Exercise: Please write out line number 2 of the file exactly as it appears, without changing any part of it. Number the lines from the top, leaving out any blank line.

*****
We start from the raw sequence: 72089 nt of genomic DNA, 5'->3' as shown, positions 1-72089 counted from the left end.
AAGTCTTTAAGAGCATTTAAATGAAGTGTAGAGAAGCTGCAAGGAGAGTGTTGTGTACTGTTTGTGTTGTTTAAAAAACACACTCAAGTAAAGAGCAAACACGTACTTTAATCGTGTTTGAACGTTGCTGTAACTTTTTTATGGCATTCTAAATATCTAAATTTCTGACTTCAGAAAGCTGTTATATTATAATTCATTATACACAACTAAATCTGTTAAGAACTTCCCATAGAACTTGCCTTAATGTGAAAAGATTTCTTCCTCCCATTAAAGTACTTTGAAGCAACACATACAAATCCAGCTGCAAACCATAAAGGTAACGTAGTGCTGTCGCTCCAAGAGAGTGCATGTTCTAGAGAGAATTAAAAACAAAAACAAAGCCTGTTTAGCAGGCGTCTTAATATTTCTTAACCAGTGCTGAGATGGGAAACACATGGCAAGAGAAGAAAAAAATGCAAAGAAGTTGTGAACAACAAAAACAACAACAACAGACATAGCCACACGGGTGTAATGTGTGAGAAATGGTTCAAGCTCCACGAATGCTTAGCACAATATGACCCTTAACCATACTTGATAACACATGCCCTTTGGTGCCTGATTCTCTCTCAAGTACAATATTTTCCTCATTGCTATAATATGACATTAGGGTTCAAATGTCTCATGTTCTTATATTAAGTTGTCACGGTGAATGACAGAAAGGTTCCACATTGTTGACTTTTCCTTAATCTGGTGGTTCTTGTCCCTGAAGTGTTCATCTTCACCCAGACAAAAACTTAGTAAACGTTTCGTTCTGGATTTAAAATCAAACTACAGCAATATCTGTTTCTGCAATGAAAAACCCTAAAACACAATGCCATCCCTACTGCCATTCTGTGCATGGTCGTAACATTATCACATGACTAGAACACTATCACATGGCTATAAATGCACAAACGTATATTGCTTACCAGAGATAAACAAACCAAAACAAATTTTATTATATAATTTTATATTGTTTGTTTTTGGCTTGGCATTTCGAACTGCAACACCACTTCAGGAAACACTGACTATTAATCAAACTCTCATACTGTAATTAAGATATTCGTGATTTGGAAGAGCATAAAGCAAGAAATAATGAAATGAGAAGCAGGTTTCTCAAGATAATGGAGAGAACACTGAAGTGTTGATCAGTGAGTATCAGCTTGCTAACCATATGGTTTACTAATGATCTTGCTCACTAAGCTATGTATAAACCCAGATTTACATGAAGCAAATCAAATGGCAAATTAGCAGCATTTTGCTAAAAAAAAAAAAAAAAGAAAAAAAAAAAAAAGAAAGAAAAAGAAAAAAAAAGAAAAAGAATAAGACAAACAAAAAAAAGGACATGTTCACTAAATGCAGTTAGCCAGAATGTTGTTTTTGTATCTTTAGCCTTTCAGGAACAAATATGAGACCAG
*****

AAGTCTTTAAGAGCATTTAAATGAAGTGTAGAGAAGCTGCAAGGAGAGTGTTGTGTACTGTTTGTGTTGTTTAAAAAACACACTCAAGTAAAGAGCAAACACGTACTTTAATCGTGTTTGAACGTTGCTGTAACTTTTTTATGGCATTCTAAATATCTAAATTTCTGACTTCAGAAAGCTGTTATATTATAATTCATTATACACAACTAAATCTGTTAAGAACTTCCCATAGAACTTGCCTTAATGTGAAAAGATTTCTTCCTCCCATTAAAGTACTTTGAAGCAACACATACAAATCCAGCTGCAAACCATAAAGGTAACGTAGTGCTGTCGCTCCAAGAGAGTGCATGTTCTAGAGAGAATTAAAAACAAAAACAAAGCCTGTTTAGCAGGCGTCTTAATATTTCTTAACCAGTGCTGAGATGGGAAACACATGGCAAGAGAAGAAAAAAATGCAAAGAAGTTGTGAACAACAAAAACAACAACAACAGACATAGCCACACGGGTGTAATGTGTGAGAAATGGTTCAAGCTCCACGAATGCTTAGCACAATATGACCCTTAACCATACTTGATAACACATGCCCTTTGGTGCCTGATTCTCTCTCAAGTACAATATTTTCCTCATTGCTATAATATGACATTAGGGTTCAAATGTCTCATGTTCTTATATTAAGTTGTCACGGTGAATGACAGAAAGGTTCCACATTGTTGACTTTTCCTTAATCTGGTGGTTCTTGTCCCTGAAGTGTTCATCTTCACCCAGACAAAAACTTAGTAAACGTTTCGTTCTGGATTTAAAATCAAACTACAGCAATATCTGTTTCTGCAATGAAAAACCCTAAAACACAATGCCATCCCTACTGCCATTCTGTGCATGGTCGTAACATTATCACATGACTAGAACACTATCACATGGCTATAAATGCACAAACGTATATTGCTTACCAGAGATAAACAAACCAAAACAAATTTTATTATATAATTTTATATTGTTTGTTTTTGGCTTGGCATTTCGAACTGCAACACCACTTCAGGAAACACTGACTATTAATCAAACTCTCATACTGTAATTAAGATATTCGTGATTTGGAAGAGCATAAAGCAAGAAATAATGAAATGAGAAGCAGGTTTCTCAAGATAATGGAGAGAACACTGAAGTGTTGATCAGTGAGTATCAGCTTGCTAACCATATGGTTTACTAATGATCTTGCTCACTAAGCTATGTATAAACCCAGATTTACATGAAGCAAATCAAATGGCAAATTAGCAGCATTTTGCTAAAAAAAAAAAAAAAAGAAAAAAAAAAAAAAGAAAGAAAAAGAAAAAAAAAGAAAAAGAATAAGACAAACAAAAAAAAGGACATGTTCACTAAATGCAGTTAGCCAGAATGTTGTTTTTGTATCTTTAGCCTTTCAGGAACAAATATGAGACCAG